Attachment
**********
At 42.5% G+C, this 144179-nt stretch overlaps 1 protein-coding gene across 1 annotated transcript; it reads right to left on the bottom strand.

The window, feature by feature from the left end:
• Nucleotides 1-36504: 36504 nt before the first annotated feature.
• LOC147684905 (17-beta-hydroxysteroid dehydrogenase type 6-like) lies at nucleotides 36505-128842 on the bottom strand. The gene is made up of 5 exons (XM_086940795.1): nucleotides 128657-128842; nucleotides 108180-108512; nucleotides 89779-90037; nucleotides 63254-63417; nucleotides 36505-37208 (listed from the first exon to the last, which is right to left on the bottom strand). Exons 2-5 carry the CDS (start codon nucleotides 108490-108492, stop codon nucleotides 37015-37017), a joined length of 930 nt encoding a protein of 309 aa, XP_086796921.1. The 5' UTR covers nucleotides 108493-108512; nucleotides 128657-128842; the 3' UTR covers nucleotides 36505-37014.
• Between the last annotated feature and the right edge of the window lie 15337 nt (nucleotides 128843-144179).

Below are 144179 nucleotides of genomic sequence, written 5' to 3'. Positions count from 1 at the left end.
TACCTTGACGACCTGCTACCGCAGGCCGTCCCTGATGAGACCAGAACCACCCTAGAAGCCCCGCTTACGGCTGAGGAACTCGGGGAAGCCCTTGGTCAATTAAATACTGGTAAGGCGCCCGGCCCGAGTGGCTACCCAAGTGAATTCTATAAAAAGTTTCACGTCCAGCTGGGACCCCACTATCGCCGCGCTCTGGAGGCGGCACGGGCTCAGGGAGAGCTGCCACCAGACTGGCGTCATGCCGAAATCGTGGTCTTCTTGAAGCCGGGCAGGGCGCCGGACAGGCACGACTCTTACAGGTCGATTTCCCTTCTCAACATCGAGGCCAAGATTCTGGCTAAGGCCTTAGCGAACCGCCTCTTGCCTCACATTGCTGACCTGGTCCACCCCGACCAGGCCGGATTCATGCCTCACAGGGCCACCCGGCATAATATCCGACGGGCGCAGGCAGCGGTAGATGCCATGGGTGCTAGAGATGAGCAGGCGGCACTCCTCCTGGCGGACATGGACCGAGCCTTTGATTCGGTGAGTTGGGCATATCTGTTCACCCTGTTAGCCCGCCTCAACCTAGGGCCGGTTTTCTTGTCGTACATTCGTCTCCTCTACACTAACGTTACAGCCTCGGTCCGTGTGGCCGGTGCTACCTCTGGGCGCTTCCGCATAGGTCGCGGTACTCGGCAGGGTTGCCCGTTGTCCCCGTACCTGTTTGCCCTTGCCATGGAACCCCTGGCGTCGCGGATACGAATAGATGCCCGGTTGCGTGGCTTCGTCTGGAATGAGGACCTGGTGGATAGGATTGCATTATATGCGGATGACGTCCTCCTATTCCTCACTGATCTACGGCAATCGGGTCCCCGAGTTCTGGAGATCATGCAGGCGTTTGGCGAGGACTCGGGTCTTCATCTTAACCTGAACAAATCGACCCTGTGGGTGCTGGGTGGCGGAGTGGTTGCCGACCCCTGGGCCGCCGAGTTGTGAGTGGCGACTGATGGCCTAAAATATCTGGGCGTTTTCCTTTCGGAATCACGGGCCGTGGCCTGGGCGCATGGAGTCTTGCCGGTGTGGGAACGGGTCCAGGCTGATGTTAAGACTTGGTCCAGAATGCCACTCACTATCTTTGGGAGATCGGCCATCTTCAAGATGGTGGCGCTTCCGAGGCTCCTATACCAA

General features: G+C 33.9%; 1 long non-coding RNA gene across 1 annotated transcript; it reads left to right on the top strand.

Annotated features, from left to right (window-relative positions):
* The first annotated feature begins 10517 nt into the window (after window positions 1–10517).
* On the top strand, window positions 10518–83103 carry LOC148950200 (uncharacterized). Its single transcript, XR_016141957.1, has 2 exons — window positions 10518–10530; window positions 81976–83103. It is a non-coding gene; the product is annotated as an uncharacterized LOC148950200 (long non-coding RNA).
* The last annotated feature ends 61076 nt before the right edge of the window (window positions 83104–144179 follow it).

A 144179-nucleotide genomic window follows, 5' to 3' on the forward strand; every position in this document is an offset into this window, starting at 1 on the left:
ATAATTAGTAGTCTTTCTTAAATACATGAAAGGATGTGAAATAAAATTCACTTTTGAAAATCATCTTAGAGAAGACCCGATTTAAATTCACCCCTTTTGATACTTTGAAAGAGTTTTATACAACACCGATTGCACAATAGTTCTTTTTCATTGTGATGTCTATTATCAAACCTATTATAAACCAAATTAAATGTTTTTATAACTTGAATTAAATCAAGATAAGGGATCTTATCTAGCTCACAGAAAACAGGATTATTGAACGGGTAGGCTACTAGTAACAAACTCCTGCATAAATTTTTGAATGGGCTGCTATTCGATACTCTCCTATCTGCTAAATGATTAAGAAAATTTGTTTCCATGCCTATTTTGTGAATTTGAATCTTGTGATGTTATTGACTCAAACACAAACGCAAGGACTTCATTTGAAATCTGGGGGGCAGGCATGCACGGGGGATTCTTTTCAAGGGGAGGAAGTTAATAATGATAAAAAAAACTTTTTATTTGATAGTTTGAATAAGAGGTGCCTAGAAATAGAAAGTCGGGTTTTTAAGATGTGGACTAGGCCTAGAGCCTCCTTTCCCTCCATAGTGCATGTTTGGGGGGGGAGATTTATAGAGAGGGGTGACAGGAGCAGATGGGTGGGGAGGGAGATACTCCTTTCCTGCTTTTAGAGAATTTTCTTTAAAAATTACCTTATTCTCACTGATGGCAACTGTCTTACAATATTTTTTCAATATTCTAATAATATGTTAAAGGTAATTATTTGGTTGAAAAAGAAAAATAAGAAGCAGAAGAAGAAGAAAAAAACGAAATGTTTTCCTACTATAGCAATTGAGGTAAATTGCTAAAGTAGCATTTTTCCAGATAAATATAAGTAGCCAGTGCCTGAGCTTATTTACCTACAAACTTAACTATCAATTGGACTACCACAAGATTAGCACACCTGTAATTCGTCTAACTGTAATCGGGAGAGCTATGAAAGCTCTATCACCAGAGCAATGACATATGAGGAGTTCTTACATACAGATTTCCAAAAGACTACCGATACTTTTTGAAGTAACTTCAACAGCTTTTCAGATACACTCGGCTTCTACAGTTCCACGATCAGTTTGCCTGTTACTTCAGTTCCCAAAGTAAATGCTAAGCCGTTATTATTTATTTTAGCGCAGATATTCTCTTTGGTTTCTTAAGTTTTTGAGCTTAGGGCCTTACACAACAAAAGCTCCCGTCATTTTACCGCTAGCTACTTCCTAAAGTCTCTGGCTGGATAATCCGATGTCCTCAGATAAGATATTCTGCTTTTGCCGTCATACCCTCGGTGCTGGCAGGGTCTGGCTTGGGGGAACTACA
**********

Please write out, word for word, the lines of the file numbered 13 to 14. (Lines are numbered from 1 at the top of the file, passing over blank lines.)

A 144179-nucleotide genomic window follows, 5' to 3' on the forward strand; every position in this document is an offset into this window, starting at 1 on the left:
ATAATTAGTAGTCTTTCTTAAATACATGAAAGGATGTGAAATAAAATTCACTTTTGAAAATCATCTTAGAGAAGACCCGATTTAAATTCACCCCTTTTGATACTTTGAAAGAGTTTTATACAACACCGATTGCACAATAGTTCTTTTTCATTGTGATGTCTATTATCAAACCTATTATAAACCAAATTAAATGTTTTTATAACTTGAATTAAATCAAGATAAGGGATCTTATCTAGCTCACAGAAAACAGGATTATTGAACGGGTAGGCTACTAGTAACAAACTCCTGCATAAATTTTTGAATGGGCTGCTATTCGATACTCTCCTATCTGCTAAATGATTAAGAAAATTTGTTTCCATGCCTATTTTGTGAATTTGAATCTTGTGATGTTATTGACTCAAACACAAACGCAAGGACTTCATTTGAAATCTGGGGGGCAGGCATGCACGGGGGATTCTTTTCAAGGGGAGGAAGTTAATAATGATAAAAAAAACTTTTTATTTGATAGTTTGAATAAGAGGTGCCTAGAAATAGAAAGTCGGGTTTTTAAGATGTGGACTAGGCCTAGAGCCTCCTTTCCCTCCATAGTGCATGTTTGGGGGGGGAGATTTATAGAGAGGGGTGACAGGAGCAGATGGGTGGGGAGGGAGATACTCCTTTCCTGCTTTTAGAGAATTTTCTTTAAAAATTACCTTATTCTCACTGATGGCAACTGTCTTACAATATTTTTTCAATATTCTAATAATATGTTAAAGGTAATTATTTGGTTGAAAAAGAAAAATAAGAAGCAGAAGAAGAAGAAAAAAACGAAATGTTTTCCTACTATAGCAATTGAGGTAAATTGCTAAAGTAGCATTTTTCCAGATAAATATAAGTAGCCAGTGCCTGAGCTTATTTACCTACAAACTTAACTATCAATTGGACTACCACAAGATTAGCACACCTGTAATTCGTCTAACTGTAATCGGGAGAGCTATGAAAGCTCTATCACCAGAGCAATGACATATGAGGAGTTCTTACATACAGATTTCCAAAAGACTACCGATACTTTTTGAAGTAACTTCAACAGCTTTTCAGATACACTCGGCTTCTACAGTTCCACGATCAGTTTGCCTGTTACTTCAGTTCCCAAAGTAAATGCTAAGCCGTTATTATTTATTTTAGCGCAGATATTCTCTTTGGTTTCTTAAGTTTTTGAGCTTAGGGCCTTACACAACAAAAGCTCCCGTCATTTTACCGCTAGCTACTTCCTAAAGTCTCTGGCTGGATAATCCGATGTCCTCAGATAAGATATTCTGCTTTTGCCGTCATACCCTCGGTGCTGGCAGGGTCTGGCTTGGGGGAACTACA